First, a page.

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$sort (aggregation)



Sorts all input documents and returns them to the pipeline in sorted order.

The $sort stage has the following prototype form:

{ $sort: { <field1>: <sort order>, <field2>: <sort order> ... } }

$sort takes a document that specifies the field(s) to sort by and the respective sort order. <sort order> can have one of the following values:

  • 1 to specify ascending order.
  • -1 to specify descending order.
  • { $meta: "textScore" } to sort by the computed textScore metadata in descending order. See Metadata Sort for an example.


Ascending/Descending Sort

For the field or fields to sort by, set the sort order to 1 or -1 to specify an ascending or descending sort respectively, as in the following example:

     { $sort : { age : -1, posts: 1 } }

This operation sorts the documents in the users collection, in descending order according by the age field and then in ascending order according to the value in the posts field.

When comparing values of different BSON types, MongoDB uses the following comparison order, from lowest to highest:

  1. MinKey (internal type)
  2. Null
  3. Numbers (ints, longs, doubles)
  4. Symbol, String
  5. Object
  6. Array
  7. BinData
  8. ObjectId
  9. Boolean
  10. Date
  11. Timestamp
  12. Regular Expression
  13. MaxKey (internal type)

MongoDB treats some types as equivalent for comparison purposes. For instance, numeric types undergo conversion before comparison.

Changed in version 3.0.0: Date objects sort before Timestamp objects. Previously Date and Timestamp objects sorted together.

The comparison treats a non-existent field as it would an empty BSON Object. As such, a sort on the a field in documents { } and { a: null } would treat the documents as equivalent in sort order.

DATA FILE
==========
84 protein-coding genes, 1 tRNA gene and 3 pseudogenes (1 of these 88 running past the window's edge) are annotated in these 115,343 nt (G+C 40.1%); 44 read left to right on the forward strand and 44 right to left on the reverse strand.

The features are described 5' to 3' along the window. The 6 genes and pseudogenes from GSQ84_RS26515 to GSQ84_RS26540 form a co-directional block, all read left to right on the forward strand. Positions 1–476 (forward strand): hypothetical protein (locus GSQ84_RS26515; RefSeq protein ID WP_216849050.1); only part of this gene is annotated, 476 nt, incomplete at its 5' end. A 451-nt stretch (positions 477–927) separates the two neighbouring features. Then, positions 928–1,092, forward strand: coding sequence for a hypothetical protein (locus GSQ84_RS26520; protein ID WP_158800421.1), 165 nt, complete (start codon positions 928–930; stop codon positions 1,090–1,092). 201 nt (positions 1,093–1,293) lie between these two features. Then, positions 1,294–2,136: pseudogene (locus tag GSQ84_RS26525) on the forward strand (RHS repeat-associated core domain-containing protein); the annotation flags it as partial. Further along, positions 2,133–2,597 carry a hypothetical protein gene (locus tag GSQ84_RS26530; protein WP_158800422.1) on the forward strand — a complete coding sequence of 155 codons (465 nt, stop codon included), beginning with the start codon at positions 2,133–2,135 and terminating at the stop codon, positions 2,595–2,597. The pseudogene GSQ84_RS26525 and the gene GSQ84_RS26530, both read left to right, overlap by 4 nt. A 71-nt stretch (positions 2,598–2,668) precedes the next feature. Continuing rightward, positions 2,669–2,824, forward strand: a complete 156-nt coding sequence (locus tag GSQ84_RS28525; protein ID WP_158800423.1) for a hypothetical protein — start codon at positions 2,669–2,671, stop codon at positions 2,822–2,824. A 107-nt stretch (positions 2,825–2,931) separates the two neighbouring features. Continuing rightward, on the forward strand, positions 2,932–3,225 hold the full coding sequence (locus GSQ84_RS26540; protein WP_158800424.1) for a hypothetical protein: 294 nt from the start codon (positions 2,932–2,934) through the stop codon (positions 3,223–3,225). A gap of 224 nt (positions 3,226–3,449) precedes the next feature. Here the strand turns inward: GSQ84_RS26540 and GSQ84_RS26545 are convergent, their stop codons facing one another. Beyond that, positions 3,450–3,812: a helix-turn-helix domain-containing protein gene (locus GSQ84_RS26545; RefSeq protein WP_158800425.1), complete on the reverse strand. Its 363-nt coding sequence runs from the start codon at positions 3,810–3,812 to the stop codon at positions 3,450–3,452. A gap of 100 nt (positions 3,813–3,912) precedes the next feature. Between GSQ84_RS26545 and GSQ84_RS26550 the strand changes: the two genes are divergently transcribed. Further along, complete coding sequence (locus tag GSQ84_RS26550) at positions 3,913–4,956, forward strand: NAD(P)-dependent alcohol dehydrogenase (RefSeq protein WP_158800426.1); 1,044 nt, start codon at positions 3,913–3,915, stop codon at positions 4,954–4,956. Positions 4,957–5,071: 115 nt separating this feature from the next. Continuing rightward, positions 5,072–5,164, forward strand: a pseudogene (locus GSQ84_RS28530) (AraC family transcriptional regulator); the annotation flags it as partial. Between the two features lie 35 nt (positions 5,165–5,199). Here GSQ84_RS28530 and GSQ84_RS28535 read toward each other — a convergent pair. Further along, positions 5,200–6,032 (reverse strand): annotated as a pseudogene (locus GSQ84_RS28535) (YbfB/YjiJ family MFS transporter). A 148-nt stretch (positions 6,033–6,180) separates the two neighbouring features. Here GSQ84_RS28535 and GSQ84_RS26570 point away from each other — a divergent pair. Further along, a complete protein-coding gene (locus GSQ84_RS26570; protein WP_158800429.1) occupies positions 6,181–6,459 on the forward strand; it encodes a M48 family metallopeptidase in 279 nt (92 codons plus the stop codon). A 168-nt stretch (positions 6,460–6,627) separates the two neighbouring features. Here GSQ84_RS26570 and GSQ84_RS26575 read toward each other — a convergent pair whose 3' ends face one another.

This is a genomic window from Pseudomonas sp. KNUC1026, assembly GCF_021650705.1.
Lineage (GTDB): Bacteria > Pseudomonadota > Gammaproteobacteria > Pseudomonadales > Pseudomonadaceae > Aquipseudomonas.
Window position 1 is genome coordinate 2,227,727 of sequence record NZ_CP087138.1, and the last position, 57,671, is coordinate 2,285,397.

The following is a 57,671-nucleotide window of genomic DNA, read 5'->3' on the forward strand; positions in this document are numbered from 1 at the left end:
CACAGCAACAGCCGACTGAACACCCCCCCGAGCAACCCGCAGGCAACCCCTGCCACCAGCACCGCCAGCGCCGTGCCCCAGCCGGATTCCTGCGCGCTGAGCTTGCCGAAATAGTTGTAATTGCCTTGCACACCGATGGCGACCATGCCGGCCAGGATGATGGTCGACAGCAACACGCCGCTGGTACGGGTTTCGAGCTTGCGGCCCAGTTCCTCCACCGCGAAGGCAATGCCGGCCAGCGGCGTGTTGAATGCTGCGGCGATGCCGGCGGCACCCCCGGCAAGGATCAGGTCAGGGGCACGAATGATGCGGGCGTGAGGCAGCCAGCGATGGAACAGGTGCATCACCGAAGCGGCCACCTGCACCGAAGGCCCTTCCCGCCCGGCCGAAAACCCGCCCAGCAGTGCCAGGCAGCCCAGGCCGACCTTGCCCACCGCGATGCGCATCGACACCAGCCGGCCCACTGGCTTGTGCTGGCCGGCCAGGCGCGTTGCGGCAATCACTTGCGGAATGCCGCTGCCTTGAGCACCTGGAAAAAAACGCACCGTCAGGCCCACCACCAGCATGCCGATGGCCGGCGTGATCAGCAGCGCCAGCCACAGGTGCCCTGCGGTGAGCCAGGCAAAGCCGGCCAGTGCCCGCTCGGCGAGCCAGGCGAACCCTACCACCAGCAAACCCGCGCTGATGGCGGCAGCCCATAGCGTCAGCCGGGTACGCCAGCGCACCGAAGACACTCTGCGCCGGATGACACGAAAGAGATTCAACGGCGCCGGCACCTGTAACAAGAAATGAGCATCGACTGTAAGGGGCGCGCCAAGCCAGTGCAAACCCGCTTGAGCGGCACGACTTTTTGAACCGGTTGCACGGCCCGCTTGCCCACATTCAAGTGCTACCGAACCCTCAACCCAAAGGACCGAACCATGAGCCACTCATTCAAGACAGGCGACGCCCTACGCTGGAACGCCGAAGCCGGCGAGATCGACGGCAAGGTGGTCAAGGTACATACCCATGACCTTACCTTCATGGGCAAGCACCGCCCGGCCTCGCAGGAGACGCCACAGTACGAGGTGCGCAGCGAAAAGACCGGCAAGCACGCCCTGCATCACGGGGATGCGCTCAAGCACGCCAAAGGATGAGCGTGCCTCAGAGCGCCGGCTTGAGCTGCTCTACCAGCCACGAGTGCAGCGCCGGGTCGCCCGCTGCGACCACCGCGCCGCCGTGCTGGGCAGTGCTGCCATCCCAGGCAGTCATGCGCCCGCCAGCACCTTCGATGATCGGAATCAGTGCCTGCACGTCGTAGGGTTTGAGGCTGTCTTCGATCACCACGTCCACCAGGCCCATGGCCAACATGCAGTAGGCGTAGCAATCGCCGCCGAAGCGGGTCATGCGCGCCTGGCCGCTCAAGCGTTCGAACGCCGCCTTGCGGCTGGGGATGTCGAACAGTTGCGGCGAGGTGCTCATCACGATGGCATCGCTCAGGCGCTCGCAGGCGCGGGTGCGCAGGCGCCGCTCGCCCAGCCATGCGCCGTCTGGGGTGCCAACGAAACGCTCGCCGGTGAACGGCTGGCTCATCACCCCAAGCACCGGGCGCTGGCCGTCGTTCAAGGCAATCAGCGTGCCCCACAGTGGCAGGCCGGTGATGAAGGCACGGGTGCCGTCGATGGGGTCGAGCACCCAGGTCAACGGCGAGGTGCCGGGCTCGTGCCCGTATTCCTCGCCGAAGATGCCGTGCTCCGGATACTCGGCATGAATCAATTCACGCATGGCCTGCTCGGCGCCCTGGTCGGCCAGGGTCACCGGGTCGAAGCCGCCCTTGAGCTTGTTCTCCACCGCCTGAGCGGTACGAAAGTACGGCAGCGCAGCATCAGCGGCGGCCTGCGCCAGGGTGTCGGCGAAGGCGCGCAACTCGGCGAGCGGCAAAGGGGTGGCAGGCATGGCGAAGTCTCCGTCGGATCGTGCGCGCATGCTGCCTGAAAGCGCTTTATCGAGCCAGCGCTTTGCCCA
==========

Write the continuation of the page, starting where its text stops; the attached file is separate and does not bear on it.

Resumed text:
With arrays, a less-than comparison or an ascending sort compares the smallest element of arrays, and a greater-than comparison or a descending sort compares the largest element of the arrays. As such, when comparing a field whose value is a single-element array (e.g. [ 1 ]) with non-array fields (e.g. 2), the comparison is between 1 and 2. A comparison of an empty array (e.g. [ ]) treats the empty array as less than null or a missing field.

MongoDB sorts BinData in the following order:

  1. First, the length or size of the data.
  2. Then, by the BSON one-byte subtype.
  3. Finally, by the data, performing a byte-by-byte comparison.

Metadata Sort

Specify in the { <sort-key> } document, a new field name for the computed metadata and specify the $meta expression as its value, as in the following example:

     { $match: { $text: { $search: "operating" } } },
     { $sort: { score: { $meta: "textScore" }, posts: -1 } }

This operation uses the $text operator to match the documents, and then sorts first by the "textScore" metadata and then by descending order of the posts field. The specified metadata determines the sort order. For example, the "textScore" metadata sorts in descending order. See $meta for more information on metadata.

$sort Operator and Memory

$sort + $limit Memory Optimization

When a $sort immediately precedes a $limit in the pipeline, the $sort operation only maintains the top n results as it progresses, where n is the specified limit, and MongoDB only needs to store n items in memory. This optimization still applies when allowDiskUse is true and the n items exceed the aggregation memory limit.

Changed in version 2.4: Before MongoDB 2.4, $sort would sort all the results in memory, and then limit the results to n results.

Optimizations are subject to change between releases.

$sort and Memory Restrictions

The $sort stage has a limit of 100 megabytes of RAM. By default, if the stage exceeds this limit, $sort will produce an error. To allow for the handling of large datasets, set the allowDiskUse option to true to enable $sort operations to write to temporary files. See the allowDiskUse option in db.collection.aggregate() method and the aggregate command for details.

Changed in version 2.6: The memory limit for $sort changed from 10 percent of RAM to 100 megabytes of RAM.

$sort Operator and Performance

$sort operator can take advantage of an index when placed at the beginning of the pipeline or placed before the $project, $unwind, and $group aggregation operators. If $project, $unwind, or $group occur prior to the $sort operation, $sort cannot use any indexes.